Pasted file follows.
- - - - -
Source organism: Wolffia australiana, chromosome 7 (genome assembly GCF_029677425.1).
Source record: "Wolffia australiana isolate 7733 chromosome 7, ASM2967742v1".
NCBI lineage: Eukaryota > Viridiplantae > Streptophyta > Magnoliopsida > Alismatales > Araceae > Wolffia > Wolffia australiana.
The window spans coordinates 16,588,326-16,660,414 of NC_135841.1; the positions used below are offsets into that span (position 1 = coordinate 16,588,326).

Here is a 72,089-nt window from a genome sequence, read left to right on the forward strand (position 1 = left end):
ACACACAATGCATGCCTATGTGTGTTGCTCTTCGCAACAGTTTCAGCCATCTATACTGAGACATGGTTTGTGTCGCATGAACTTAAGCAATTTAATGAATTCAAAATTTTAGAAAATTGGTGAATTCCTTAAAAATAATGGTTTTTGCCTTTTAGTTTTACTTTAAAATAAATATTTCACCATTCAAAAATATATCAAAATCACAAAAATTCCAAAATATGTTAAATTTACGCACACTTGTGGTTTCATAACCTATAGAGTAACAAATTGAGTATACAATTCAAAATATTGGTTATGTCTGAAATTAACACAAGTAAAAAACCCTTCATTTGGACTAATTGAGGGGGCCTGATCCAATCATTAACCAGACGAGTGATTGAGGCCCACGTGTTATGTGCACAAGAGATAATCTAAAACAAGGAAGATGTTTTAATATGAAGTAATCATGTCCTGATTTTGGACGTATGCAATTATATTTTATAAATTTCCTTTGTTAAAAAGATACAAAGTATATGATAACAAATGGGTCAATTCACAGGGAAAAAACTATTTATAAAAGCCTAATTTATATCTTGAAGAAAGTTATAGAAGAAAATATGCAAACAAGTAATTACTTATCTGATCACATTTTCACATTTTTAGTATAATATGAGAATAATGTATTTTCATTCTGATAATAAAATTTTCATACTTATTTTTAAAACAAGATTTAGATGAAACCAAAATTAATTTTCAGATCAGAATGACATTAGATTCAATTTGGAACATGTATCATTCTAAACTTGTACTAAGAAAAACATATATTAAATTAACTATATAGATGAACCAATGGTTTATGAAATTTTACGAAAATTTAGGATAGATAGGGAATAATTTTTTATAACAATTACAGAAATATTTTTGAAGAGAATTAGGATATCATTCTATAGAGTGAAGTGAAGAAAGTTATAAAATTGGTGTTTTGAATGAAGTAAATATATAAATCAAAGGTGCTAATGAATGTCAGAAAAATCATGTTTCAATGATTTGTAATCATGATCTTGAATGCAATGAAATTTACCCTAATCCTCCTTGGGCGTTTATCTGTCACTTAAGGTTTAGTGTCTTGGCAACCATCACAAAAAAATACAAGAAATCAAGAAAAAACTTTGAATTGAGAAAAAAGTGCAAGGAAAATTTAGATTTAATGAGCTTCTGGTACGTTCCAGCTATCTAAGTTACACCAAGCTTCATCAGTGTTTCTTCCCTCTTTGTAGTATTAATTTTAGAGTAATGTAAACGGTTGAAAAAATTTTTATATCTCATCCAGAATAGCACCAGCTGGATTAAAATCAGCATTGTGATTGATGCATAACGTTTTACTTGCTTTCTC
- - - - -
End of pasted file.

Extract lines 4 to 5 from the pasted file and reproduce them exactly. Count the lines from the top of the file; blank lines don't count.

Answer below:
The window spans coordinates 16,588,326-16,660,414 of NC_135841.1; the positions used below are offsets into that span (position 1 = coordinate 16,588,326).

Here is a 72,089-nt window from a genome sequence, read left to right on the forward strand (position 1 = left end):